Frequently Asked Questions
1. What should I wear?
The Peninsula Music Festival is located in Door County, Wisconsin, an area that is on a peninsula and attracts a large tourist population in the summer. Many of the people who attend the concerts are on vacation and may have spent the day at the beach, hiking, or on a boat. Concertgoers attend in everything from jeans to dresses, shorts to suits. Feel free to wear comfortable clothes from casual to dressy — the music sounds as great no matter what you wear!
2. Where do the musicians come from?
The musicians that comprise the Peninsula Music Festival Orchestra come from some of the top orchestras in America. They are all professional musicians representing the Milwaukee, Omaha, St. Louis, Lexington, Dallas and Fort Worth symphonies to name a few. Auditions are held for open positions in the orchestra with the final selection being made by Music Director Victor Yampolsky.
3. When do I clap?
When you arrive at the concert, look at the program page for the evening. All of the pieces are listed in the order they will be performed. Sometimes one piece will consist of several movements and here is where the angst about clapping comes from. After each movement the conductor and the orchestra may take a brief pause. (They may not in some music that specifies some or all of the movements are played without pause) It is currently customary not to clap during the pauses between movements. So the key question is: Is the piece over or is this just the end of the movement? You can either try to keep track of the movements or watch the conductor and refrain from clapping until it is clear the conductor is ready to accept applause. Still not sure when to clap? Just wait until everyone else claps! If you remember that if you are in any doubt, you do not have to be the first to clap, so you really don't have to worry.
The current custom of not clapping between movements is rather recent. It was common early in the last century to applaud between movements. In fact, it was common practice to applaud at the end of the first movement of a concerto until very recent times. Sometimes, even now, it is hard to resist applauding after a particularly stirring movement. If the spirit moves the audience to do so, don't hesitate to join in, even if it is at the "wrong" time.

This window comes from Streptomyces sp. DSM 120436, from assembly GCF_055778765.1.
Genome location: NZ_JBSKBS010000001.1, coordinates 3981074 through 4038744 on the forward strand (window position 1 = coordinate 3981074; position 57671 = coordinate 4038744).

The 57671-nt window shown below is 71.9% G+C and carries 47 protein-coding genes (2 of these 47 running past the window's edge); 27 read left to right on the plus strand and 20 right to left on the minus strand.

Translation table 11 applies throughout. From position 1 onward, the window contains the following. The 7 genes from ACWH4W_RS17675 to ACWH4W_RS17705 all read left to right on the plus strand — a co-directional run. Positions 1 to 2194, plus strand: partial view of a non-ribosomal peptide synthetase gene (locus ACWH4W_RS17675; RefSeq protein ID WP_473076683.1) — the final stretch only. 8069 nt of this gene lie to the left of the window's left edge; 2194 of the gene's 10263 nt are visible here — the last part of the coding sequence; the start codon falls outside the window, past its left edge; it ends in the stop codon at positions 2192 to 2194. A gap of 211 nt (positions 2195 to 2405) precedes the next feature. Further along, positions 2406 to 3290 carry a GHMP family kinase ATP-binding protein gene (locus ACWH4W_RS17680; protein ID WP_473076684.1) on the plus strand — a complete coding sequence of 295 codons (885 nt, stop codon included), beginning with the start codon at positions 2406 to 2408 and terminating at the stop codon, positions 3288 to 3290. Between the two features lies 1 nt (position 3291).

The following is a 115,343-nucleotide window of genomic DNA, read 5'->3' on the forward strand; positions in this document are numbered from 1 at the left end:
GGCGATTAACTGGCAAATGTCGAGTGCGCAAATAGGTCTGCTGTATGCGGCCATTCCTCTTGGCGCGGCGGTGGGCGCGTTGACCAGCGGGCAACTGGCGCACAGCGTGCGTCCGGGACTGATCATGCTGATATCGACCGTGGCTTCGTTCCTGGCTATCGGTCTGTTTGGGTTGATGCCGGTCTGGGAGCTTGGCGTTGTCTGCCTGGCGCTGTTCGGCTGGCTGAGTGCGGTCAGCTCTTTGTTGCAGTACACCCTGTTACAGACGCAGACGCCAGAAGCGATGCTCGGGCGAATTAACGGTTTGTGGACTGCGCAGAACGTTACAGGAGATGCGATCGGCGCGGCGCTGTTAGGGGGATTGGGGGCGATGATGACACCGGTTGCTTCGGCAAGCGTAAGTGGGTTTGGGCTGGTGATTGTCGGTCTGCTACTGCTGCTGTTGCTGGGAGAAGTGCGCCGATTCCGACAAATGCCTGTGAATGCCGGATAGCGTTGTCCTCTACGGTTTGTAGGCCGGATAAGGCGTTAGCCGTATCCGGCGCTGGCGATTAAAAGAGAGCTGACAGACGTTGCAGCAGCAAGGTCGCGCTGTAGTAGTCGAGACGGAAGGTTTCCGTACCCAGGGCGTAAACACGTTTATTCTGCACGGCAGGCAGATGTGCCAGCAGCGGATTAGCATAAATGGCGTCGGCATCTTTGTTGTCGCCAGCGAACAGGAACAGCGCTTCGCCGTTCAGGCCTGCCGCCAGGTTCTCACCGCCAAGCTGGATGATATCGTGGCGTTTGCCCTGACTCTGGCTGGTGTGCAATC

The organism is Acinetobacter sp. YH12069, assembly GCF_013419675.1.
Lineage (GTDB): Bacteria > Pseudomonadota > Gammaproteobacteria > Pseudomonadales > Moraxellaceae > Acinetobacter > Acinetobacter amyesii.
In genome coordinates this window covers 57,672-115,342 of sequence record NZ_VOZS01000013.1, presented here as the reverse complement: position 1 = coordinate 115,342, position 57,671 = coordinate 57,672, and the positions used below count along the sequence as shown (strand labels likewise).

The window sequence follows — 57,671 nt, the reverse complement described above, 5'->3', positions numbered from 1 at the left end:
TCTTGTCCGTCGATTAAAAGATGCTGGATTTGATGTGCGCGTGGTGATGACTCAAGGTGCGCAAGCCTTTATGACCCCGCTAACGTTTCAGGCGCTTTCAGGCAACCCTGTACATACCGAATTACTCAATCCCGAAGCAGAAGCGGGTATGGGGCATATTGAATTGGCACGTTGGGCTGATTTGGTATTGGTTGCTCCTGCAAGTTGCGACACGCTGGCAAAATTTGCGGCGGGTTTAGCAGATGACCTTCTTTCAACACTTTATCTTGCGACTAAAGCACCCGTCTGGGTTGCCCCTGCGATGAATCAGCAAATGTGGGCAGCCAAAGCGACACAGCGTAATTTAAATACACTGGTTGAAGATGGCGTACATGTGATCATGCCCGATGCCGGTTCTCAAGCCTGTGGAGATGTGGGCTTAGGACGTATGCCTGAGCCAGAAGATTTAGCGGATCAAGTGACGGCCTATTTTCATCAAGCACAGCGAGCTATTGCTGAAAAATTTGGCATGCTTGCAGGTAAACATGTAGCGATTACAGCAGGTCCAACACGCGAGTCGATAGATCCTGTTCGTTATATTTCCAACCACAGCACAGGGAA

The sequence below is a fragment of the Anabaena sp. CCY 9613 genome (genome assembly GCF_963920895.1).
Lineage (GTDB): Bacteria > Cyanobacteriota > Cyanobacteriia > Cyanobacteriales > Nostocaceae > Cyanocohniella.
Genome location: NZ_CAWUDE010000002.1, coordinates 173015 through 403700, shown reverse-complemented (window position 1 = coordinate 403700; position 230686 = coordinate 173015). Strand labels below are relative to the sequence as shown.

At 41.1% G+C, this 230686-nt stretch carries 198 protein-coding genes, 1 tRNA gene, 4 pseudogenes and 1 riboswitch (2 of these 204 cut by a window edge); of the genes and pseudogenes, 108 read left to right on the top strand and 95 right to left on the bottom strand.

Applause is an important part of the concert experience. It is the way you, as a member of the audience, can express your feeling about what you have just heard. And, for the orchestra, there is nothing better than hearing an enthusiastic audience at the end of a performance.
4. Where do I park?
The Door Community Auditorium is part of Gibraltar School. There is plenty of free parking in front of the school. The parking lot continues all the way around the back of the school. Parking attendants are at each concert to direct you into spaces. If you need to drop someone off, follow the instructions of the parking attendants and pull down in front of the Auditorium. You will be able to turn around and go back to the parking. (see map)
Please do not park in the lots of surrounding restaurants and businesses. Also remember to keep all entrances to the school clear in case of fire or other emergency.
5. When will the doors be opened for seating?
The ushers will begin seating patrons one-half hour before the concert. Most concerts (But not all! Be sure to check your ticket or the program.) begin at 7:30 p.m. in which case the doors will open at 7:00.
6. Is the Door Community Auditorium handicapped accessible?
Yes; however, there is no elevator to the balcony. If you need special assistance, please call the Festival office and make arrangements for early admittance to the seating area.
7. Is the Door Community Auditorium air conditioned?
Yes; in fact, it is a cool in the hall because it keeps the music fresh. Seriously, the Festival Orchestra is in standard formal concert dress under full stage lighting which can warm things considerably. So to help keep them cool the Auditorium can be chilly. Bring a sweater or light wrap, just in case!